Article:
Bhushan Steel: We are ready to move in tomorrow if we get the clearance, says Tata Steel CEO
How would you rate performance this year?
Operationally we could have done better both in Europe and in India. In Europe, we have had some struggles in the UK because our facilities there need greater support in terms of maintenance and the equipment is a bit old. Ijmuiden, which is our Netherlands unit has typically been a top class performer, also had a difficult year for various reasons.
We need to operate at a better level than we did last year because if you lose volumes, it impacts costs and if you are down for maintenance and shutdowns more often then you need to, then again it adds to the cost. These are factors which affected work for us because market conditions were favourable and the spreads were good. This year, we are looking to improve the operational performance.
So, it is more internal problems as opposed to external issues like iron ore, coking coal etc?
Absolutely, it is more internal.
Then it would be safe to say as these things pass, your margins would improve..
We have to do our job.
Even if the US does impose all the protection measures that it wants to, there are still no concerns in relation to supply demand?
I would say that not as much concerns but Tata Steel is one of the lowest cost producers of steel in the world and so irrespective of what the steel prices we should be profitable.
You have got the green signal for Bhushan Steel acquisition from the tribunals. More than enough is being said about the legal processes and the hurdles that you have faced — with bids from Liberty House etc. According to back-of-the envelope calculations, the acquisition cost is a bit lower than what most expected. How would you like to compare it with your Brownfield expansion in Kalinganagar? Would you say that you are being able to get Bhushan Steel asset at an attractive valuation?
We look at it in a slightly longer term basis. Brownfield expansions will always be cheaper than Greenfield expansion but Bhushan Steel was probably the best asset on sale. It is a good facility with well-built facilities, identical to the blast furnace we have in Jamshedpur.
Here you do not need to spend much capital to operate at rated capacity. Second. we know that it takes a long time to build a Greenfield site. So, having ready access to 5 million-tonnes capacity is great.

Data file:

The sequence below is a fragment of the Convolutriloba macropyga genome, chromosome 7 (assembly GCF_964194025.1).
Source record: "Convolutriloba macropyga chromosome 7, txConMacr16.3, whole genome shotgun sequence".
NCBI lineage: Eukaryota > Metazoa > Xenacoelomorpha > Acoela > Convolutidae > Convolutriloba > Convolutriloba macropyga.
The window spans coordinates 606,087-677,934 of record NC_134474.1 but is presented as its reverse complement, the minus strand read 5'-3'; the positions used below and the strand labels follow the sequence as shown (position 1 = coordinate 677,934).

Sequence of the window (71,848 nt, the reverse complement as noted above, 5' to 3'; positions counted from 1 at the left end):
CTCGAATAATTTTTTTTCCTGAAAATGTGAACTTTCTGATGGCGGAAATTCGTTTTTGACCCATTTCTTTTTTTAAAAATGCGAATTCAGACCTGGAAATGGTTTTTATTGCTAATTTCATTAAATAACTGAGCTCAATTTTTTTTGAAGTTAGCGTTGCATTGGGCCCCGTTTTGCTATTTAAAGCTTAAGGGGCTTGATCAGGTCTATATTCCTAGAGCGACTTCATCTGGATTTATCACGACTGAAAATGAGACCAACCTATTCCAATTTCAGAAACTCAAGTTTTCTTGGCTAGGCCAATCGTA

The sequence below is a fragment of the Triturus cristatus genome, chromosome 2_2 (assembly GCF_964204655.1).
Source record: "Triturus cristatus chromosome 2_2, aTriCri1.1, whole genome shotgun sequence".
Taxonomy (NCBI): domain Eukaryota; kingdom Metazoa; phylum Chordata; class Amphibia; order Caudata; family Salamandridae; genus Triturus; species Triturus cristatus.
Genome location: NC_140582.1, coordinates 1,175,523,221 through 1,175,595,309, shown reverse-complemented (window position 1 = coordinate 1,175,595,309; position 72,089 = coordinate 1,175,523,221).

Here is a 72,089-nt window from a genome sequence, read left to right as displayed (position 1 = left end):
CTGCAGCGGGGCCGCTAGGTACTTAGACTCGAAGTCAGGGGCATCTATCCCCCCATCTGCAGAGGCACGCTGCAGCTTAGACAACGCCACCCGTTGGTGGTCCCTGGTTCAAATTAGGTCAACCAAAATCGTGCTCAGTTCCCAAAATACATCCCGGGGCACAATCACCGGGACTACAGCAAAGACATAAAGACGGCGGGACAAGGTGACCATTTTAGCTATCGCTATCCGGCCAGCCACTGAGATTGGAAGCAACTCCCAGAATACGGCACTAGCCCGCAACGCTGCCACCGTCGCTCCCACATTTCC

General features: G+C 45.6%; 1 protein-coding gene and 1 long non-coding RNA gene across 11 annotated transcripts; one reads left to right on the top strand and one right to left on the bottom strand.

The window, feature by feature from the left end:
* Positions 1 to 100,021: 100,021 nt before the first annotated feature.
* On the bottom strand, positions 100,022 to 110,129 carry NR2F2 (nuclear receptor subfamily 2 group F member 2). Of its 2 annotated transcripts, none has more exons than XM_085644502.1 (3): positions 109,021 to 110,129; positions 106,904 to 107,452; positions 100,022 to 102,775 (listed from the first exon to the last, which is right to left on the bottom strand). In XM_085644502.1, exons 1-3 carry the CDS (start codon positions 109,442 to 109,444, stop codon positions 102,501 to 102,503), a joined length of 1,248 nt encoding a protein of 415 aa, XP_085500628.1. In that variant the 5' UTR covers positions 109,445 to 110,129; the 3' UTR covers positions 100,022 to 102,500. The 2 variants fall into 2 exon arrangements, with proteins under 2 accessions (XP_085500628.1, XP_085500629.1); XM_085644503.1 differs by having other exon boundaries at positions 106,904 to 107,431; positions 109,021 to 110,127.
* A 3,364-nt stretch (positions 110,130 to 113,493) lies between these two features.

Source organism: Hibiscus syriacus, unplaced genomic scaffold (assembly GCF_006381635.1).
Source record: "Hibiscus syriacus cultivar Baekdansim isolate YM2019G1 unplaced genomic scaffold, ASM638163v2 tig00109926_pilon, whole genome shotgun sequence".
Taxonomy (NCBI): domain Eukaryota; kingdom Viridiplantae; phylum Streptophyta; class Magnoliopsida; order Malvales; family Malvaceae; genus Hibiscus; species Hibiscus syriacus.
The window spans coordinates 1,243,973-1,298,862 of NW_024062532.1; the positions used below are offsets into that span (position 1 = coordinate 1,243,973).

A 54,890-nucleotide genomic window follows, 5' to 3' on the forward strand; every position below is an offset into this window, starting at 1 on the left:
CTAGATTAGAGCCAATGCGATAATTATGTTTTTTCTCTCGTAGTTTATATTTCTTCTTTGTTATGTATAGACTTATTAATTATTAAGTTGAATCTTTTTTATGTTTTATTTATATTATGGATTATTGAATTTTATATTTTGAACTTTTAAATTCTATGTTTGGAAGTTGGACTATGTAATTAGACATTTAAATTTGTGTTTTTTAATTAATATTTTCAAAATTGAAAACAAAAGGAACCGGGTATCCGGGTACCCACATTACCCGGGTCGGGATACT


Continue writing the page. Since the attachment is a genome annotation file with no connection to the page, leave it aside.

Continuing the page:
And it produces long products…
Bhushan Steel produces a small amount of Bhushan Power long products. So Bhushan Steel provides us with a ready access to a 5 million tonne site. It has taken us almost 10 years in Kalinganagar and we are not even at 5 million tonnes capacity. Look at the time value. It is only 150 kilometres away from our Kalinganagar site. The pluses are more than the minuses.
So how long before you can finally go in and start?
We wanted to go in tomorrow but today the appeal has gone to NCLAT. So, let us see what happens in the course of day today. The teams are ready to move in tomorrow if we get the clearance.
My other concern is over debt. You recently had the rights issue and you were able to cut down debt significantly at least as on March 2018. Now of course you are going to be shelling out about Rs 35,000 odd crore for Bhushan Steel. You also have some ICD so it is going you to give you a good capture of the economic value in Bhushan Steel. What about debt, should investors be concerned about your debt levels elevating?
The net debt is about Rs 69,000 crore on EBITDA of about Rs 22,000 crore. That is not too bad. Of course, we want to come to three and go below three over a period of time. Obviously the Bhushan Steel acquisition will push the numbers up a bit but it will also bring us EBITDA and that is why it is important for us to get the EBITDA very quickly.
The advantage of an inorganic growth is it immediately get cashed unlike organic growth where you spend money for three-four years and then start getting the money out of it. The other thing we need to complete this year is the joint venture. Once we do that JV, about 2.5 billion euros of debt is supposed to move from the Tata Steel balance sheet to the JV balance sheet. So, that will also help us.
We are very conscious of debt levels. We know what it means to operate at high debt levels. We have done it for most of the last 10 years. If you look at it structurally, what is happening in Tata Steel is most of the debt over the last 10 years had gone into the European operation whereas now most of the debt is going into the Indian operations which is generally a far healthier operation. This is because India is a growth market and it is a great place to produce steel because there are some structural advantages of having raw materials in India and a growing market. So, money is being put in the right place, in the right geography and to support the right ambitions for growth in India. We are far more comfortable with the leverage that we have today than we had may be five or ten years back.
The fruit of the restructuring has clearly paid off when it comes to the pension scheme. From having a deficit, now you have a surplus which was even accounted for in your books. Going forward, how will the pension expense which is essentially debited to your P&L or the contribution that you are making to the scheme, change in the new BSPS versus the old BSPS.
The new BSPS is a different structure. About 30% of the pensioners have shifted to the PPF which is the British Fund and 70% decided to stay on with the BSPS as we call it. Secondly, the BSPS is in some sense limited in its potential liability than the original pension scheme because in terms of the inflationary impact, there is a limit to how much it can grow, what is the liability and thus it limits the exposure that we have. We start with 120% kind of situation, which means we have a surplus. So, it is a good position to be in and it is more limited liability kind of structure than it was in the past.